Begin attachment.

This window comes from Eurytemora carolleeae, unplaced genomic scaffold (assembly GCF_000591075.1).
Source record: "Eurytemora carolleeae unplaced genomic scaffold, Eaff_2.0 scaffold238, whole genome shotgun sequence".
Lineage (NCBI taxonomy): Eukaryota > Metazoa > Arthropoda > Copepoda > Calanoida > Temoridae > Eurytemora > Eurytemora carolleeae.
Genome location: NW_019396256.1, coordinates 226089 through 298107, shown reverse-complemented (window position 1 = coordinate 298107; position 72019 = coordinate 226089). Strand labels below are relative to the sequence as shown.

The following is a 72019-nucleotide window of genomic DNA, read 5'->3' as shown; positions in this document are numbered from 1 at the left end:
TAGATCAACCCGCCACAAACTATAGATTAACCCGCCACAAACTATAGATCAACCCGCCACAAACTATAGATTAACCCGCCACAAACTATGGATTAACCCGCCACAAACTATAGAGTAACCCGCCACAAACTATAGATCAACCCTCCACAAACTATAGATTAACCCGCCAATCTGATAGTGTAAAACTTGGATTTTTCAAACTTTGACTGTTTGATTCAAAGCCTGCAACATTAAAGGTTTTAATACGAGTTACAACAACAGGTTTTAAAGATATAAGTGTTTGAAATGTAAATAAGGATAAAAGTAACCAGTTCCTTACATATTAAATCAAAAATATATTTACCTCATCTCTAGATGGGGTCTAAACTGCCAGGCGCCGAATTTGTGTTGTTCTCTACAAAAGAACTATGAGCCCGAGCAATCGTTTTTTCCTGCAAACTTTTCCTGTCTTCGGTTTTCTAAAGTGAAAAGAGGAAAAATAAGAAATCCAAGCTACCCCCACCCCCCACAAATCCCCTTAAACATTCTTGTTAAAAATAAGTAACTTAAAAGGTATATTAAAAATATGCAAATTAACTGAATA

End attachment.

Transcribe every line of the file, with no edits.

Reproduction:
This window comes from Eurytemora carolleeae, unplaced genomic scaffold (assembly GCF_000591075.1).
Source record: "Eurytemora carolleeae unplaced genomic scaffold, Eaff_2.0 scaffold238, whole genome shotgun sequence".
Lineage (NCBI taxonomy): Eukaryota > Metazoa > Arthropoda > Copepoda > Calanoida > Temoridae > Eurytemora > Eurytemora carolleeae.
Genome location: NW_019396256.1, coordinates 226089 through 298107, shown reverse-complemented (window position 1 = coordinate 298107; position 72019 = coordinate 226089). Strand labels below are relative to the sequence as shown.

The following is a 72019-nucleotide window of genomic DNA, read 5'->3' as shown; positions in this document are numbered from 1 at the left end:
TAGATCAACCCGCCACAAACTATAGATTAACCCGCCACAAACTATAGATCAACCCGCCACAAACTATAGATTAACCCGCCACAAACTATGGATTAACCCGCCACAAACTATAGAGTAACCCGCCACAAACTATAGATCAACCCTCCACAAACTATAGATTAACCCGCCAATCTGATAGTGTAAAACTTGGATTTTTCAAACTTTGACTGTTTGATTCAAAGCCTGCAACATTAAAGGTTTTAATACGAGTTACAACAACAGGTTTTAAAGATATAAGTGTTTGAAATGTAAATAAGGATAAAAGTAACCAGTTCCTTACATATTAAATCAAAAATATATTTACCTCATCTCTAGATGGGGTCTAAACTGCCAGGCGCCGAATTTGTGTTGTTCTCTACAAAAGAACTATGAGCCCGAGCAATCGTTTTTTCCTGCAAACTTTTCCTGTCTTCGGTTTTCTAAAGTGAAAAGAGGAAAAATAAGAAATCCAAGCTACCCCCACCCCCCACAAATCCCCTTAAACATTCTTGTTAAAAATAAGTAACTTAAAAGGTATATTAAAAATATGCAAATTAACTGAATA